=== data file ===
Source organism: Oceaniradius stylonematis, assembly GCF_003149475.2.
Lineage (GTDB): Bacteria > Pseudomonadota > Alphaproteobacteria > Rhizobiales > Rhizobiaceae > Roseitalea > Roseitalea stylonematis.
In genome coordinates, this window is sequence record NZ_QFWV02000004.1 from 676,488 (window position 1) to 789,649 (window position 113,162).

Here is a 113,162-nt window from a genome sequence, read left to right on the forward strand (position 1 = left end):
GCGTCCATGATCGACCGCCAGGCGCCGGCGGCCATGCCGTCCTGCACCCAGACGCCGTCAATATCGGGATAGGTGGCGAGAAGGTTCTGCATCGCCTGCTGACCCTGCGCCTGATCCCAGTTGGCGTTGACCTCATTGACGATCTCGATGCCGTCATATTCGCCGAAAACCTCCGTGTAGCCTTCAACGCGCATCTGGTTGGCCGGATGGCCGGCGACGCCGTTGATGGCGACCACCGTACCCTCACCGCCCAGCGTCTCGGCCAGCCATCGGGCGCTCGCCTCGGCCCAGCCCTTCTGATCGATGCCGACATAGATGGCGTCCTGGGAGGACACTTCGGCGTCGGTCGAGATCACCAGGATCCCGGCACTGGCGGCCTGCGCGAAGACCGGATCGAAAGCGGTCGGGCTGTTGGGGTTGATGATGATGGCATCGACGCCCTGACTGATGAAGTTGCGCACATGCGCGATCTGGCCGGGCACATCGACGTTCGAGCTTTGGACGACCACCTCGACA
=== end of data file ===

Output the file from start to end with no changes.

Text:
Source organism: Oceaniradius stylonematis, assembly GCF_003149475.2.
Lineage (GTDB): Bacteria > Pseudomonadota > Alphaproteobacteria > Rhizobiales > Rhizobiaceae > Roseitalea > Roseitalea stylonematis.
In genome coordinates, this window is sequence record NZ_QFWV02000004.1 from 676,488 (window position 1) to 789,649 (window position 113,162).

Here is a 113,162-nt window from a genome sequence, read left to right on the forward strand (position 1 = left end):
GCGTCCATGATCGACCGCCAGGCGCCGGCGGCCATGCCGTCCTGCACCCAGACGCCGTCAATATCGGGATAGGTGGCGAGAAGGTTCTGCATCGCCTGCTGACCCTGCGCCTGATCCCAGTTGGCGTTGACCTCATTGACGATCTCGATGCCGTCATATTCGCCGAAAACCTCCGTGTAGCCTTCAACGCGCATCTGGTTGGCCGGATGGCCGGCGACGCCGTTGATGGCGACCACCGTACCCTCACCGCCCAGCGTCTCGGCCAGCCATCGGGCGCTCGCCTCGGCCCAGCCCTTCTGATCGATGCCGACATAGATGGCGTCCTGGGAGGACACTTCGGCGTCGGTCGAGATCACCAGGATCCCGGCACTGGCGGCCTGCGCGAAGACCGGATCGAAAGCGGTCGGGCTGTTGGGGTTGATGATGATGGCATCGACGCCCTGACTGATGAAGTTGCGCACATGCGCGATCTGGCCGGGCACATCGACGTTCGAGCTTTGGACGACCACCTCGACA